TI released a report this week looking at the publicly available information of all 209 football associations (FAs) regarding their finances, activities, governance structures, and ethics. The results show significant failures in transparency and accountability of FAs, heightening their corruption risks.

Between 2011 and 2014, FIFA distributed a minimum of US$2.05 million to each of its 209 member FAs. During that same period, FIFA also gave US$102 million to the six regional football confederations.

The study shows there is no clear way to track what the FAs do with their money:

  • 81% of FAs have no financial records publicly available
  • 21% have no websites
  • 85% publish no activity accounts of what they do.

It is clear that FIFA needs to be reformed from the bottom up as well as the top down to tackle the current corruption crisis.

Josephine Serrallach

Josephine Serrallach TINZ Director

New Zealand Football (NZF) scored well. NZF is one of only 14 football associations with top marks in all four categories. TI’s report found that these 14 football associations publish the minimum amount of information necessary to let people know what they do, how they spend their money, and what values they believe in.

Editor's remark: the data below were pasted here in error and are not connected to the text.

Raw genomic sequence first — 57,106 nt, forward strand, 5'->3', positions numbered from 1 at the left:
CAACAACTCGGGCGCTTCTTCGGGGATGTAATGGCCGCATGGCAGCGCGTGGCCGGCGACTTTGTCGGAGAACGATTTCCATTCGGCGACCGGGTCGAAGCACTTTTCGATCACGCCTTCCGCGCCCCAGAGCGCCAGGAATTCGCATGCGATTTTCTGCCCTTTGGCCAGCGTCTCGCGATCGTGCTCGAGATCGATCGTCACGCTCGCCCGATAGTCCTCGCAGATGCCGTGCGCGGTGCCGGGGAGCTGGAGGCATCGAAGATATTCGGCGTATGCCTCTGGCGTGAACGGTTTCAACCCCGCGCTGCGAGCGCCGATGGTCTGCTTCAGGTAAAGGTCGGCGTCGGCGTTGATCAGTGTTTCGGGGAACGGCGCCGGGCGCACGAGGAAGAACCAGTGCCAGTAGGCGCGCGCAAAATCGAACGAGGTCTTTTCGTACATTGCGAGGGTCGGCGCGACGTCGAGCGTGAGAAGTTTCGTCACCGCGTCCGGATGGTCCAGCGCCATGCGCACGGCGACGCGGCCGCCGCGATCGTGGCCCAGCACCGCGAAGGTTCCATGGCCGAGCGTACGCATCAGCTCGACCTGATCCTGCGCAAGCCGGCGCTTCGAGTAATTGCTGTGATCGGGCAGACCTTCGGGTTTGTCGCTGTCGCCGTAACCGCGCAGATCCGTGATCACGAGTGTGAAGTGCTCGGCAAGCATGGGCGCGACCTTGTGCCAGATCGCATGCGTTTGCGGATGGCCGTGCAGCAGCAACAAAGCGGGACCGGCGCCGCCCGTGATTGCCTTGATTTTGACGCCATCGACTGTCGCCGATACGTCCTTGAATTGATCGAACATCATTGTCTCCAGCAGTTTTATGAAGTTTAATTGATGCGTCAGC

“We congratulate NZF for being in the top 14. We hope NZF would sustain further scrutiny to take a leadership position in encouraging FAs throughout the world to establish accountability and controls to ensure that football is clean at all levels,” says TINZ Director, Josephine Serrallach.

According to TI’s report, “Even FAs with a top score still need to reveal much more to the public about their organisation and how they spend the cash that pours in from FIFA headquarters and their own revenue-generating activities.”

Especially given the behaviour of their international body, it is important that FAs implement and support anti-corruption practices, achieving higher standards of transparency and accountability. Only then can football win back trust among its fans.

Transparency International’s media release is available on www.transparency.org, as is a copy of the report.